Music organisations (and practically everyone else) must learn how to produce a carbon balance sheet. Many industries have to do this already. Although it is difficult for a SME to justify doing that on the basis of cost now and (as there is no legal requirement) but the cost if they leave it to later will be even higher. Dow Chemical learned with pollution control some time ago that it makes more sense to be ahead of their competitors and the legislation than following them.
If everyone in the music business started keeping carbon balance sheets, it would then become easier for everyone. It is going to take cooperation between everyone in the supply chain (which for music is just about everyone).
We can start with the easy stuff; the energy used in buildings and transportation and keep adding items like the paint and wood used in the sets until we can account accurately for the carbon value of everything consumed and produced, month by month.
Measuring energy use is quite straightforward but we must also tackle the issue of audience transport. After packaging, this is the second largest factor in music's carbon footprint. Although indirect (promoters don't choose how the audience gets there), the only way the Govt. is going to influence that is by making the promoters do it.
The carrot and sticks the Govt. will use will be subtle due to the political difficulty of introducing such legislation. For example the 'pop code' or purple book that states how many toilets per thousand people etc. a festival must have are only recommendations, not laws, but it is virtually impossible to get a license for public entertainment without adherence to the code as 99% of councils make them a condition of licensing. The industry people I have spoken to suspect privately that many other measures will have to be enforced by the back door this way.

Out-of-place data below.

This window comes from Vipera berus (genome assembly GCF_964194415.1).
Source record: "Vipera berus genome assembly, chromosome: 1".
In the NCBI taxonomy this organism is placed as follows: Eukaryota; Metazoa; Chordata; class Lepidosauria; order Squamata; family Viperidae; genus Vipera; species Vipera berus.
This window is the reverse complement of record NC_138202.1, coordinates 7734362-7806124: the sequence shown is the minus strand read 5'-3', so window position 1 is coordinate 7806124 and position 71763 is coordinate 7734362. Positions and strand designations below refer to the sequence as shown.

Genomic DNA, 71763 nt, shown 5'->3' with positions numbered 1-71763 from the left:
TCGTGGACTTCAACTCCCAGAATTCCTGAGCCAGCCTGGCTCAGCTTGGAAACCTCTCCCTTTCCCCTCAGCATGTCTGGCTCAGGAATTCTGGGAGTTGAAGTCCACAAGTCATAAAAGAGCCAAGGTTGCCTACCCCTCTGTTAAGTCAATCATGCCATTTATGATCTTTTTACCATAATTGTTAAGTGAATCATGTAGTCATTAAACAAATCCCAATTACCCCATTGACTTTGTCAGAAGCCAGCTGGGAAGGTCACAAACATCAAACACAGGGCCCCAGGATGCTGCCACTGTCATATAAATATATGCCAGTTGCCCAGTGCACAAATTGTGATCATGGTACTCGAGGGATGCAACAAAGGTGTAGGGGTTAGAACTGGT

Govt. policy is encouraging the arts and media to lead on climate change because of the media's power to get the climate message to the audiences and because of the carrot and stick it has over funding (through ACE etc.) It is privately thought certain that a carbon footprint will become another metric (or tickbox) for securing public funding.
Disclosure of a carbon balance sheet should not be feared, especially by any early adopters. Until everyone is doing it, no fair comparisons can really be made. If an organisation can produce a carbon balance sheet, it will better equipped to manage its carbon footprint than one that can't and so will be first in line when carbon becomes tied to funding. An honest waster would be given preference or have the advantage over a silent saint.
There is money for tackling climate change. There are plenty of grants for organisations that want to employ a sustainability manager or conduct research into sustainability change management in cooperation with a higher learning institution like Knowledge Connect.
With imagination, organisations can find ways to pay for the processes needed to manage their carbon balance sheets beyond that it actually saves money to begin with. Some could even turn it into a profit centre by acting as a consultancy if they get started before their competition does.